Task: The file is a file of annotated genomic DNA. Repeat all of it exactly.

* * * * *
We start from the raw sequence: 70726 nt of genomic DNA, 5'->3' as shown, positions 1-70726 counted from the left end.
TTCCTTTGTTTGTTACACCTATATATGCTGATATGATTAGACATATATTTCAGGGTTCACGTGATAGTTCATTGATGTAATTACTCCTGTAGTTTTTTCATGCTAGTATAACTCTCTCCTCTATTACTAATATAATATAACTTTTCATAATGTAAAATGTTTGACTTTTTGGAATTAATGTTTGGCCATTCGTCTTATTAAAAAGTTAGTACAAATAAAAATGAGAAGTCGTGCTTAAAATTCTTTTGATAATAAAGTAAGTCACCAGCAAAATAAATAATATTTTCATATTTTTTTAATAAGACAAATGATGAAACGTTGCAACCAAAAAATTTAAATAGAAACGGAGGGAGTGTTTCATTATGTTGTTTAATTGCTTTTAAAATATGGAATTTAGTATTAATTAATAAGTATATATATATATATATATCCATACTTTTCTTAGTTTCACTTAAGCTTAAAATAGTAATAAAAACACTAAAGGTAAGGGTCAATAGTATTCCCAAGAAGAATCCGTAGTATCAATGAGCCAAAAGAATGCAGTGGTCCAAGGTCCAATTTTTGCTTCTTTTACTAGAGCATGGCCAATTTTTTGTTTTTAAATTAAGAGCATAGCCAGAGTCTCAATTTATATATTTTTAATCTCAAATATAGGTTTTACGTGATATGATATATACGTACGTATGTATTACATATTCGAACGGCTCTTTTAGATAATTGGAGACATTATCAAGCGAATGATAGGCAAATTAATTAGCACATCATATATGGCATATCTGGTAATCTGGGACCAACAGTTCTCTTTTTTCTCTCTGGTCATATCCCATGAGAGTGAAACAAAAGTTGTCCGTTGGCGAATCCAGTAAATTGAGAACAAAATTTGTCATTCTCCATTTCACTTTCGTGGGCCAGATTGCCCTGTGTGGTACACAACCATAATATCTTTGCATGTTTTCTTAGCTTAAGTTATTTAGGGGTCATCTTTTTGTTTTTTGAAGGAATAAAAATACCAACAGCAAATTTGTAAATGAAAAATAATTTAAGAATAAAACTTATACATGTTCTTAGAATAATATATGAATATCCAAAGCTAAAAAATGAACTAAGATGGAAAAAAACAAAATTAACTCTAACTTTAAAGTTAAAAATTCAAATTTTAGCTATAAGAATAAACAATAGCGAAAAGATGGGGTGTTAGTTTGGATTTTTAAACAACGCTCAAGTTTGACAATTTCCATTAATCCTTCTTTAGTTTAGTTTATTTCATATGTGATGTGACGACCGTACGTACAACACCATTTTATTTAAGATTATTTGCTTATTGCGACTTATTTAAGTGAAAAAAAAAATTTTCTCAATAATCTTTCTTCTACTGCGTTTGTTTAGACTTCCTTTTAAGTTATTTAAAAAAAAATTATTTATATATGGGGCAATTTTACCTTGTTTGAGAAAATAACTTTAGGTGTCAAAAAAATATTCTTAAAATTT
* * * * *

We start from the raw sequence: 70726 nt of genomic DNA, 5'->3' as shown, positions 1-70726 counted from the left end.
TTCCTTTGTTTGTTACACCTATATATGCTGATATGATTAGACATATATTTCAGGGTTCACGTGATAGTTCATTGATGTAATTACTCCTGTAGTTTTTTCATGCTAGTATAACTCTCTCCTCTATTACTAATATAATATAACTTTTCATAATGTAAAATGTTTGACTTTTTGGAATTAATGTTTGGCCATTCGTCTTATTAAAAAGTTAGTACAAATAAAAATGAGAAGTCGTGCTTAAAATTCTTTTGATAATAAAGTAAGTCACCAGCAAAATAAATAATATTTTCATATTTTTTTAATAAGACAAATGATGAAACGTTGCAACCAAAAAATTTAAATAGAAACGGAGGGAGTGTTTCATTATGTTGTTTAATTGCTTTTAAAATATGGAATTTAGTATTAATTAATAAGTATATATATATATATATATCCATACTTTTCTTAGTTTCACTTAAGCTTAAAATAGTAATAAAAACACTAAAGGTAAGGGTCAATAGTATTCCCAAGAAGAATCCGTAGTATCAATGAGCCAAAAGAATGCAGTGGTCCAAGGTCCAATTTTTGCTTCTTTTACTAGAGCATGGCCAATTTTTTGTTTTTAAATTAAGAGCATAGCCAGAGTCTCAATTTATATATTTTTAATCTCAAATATAGGTTTTACGTGATATGATATATACGTACGTATGTATTACATATTCGAACGGCTCTTTTAGATAATTGGAGACATTATCAAGCGAATGATAGGCAAATTAATTAGCACATCATATATGGCATATCTGGTAATCTGGGACCAACAGTTCTCTTTTTTCTCTCTGGTCATATCCCATGAGAGTGAAACAAAAGTTGTCCGTTGGCGAATCCAGTAAATTGAGAACAAAATTTGTCATTCTCCATTTCACTTTCGTGGGCCAGATTGCCCTGTGTGGTACACAACCATAATATCTTTGCATGTTTTCTTAGCTTAAGTTATTTAGGGGTCATCTTTTTGTTTTTTGAAGGAATAAAAATACCAACAGCAAATTTGTAAATGAAAAATAATTTAAGAATAAAACTTATACATGTTCTTAGAATAATATATGAATATCCAAAGCTAAAAAATGAACTAAGATGGAAAAAAACAAAATTAACTCTAACTTTAAAGTTAAAAATTCAAATTTTAGCTATAAGAATAAACAATAGCGAAAAGATGGGGTGTTAGTTTGGATTTTTAAACAACGCTCAAGTTTGACAATTTCCATTAATCCTTCTTTAGTTTAGTTTATTTCATATGTGATGTGACGACCGTACGTACAACACCATTTTATTTAAGATTATTTGCTTATTGCGACTTATTTAAGTGAAAAAAAAAATTTTCTCAATAATCTTTCTTCTACTGCGTTTGTTTAGACTTCCTTTTAAGTTATTTAAAAAAAAATTATTTATATATGGGGCAATTTTACCTTGTTTGAGAAAATAACTTTAGGTGTCAAAAAAATATTCTTAAAATTT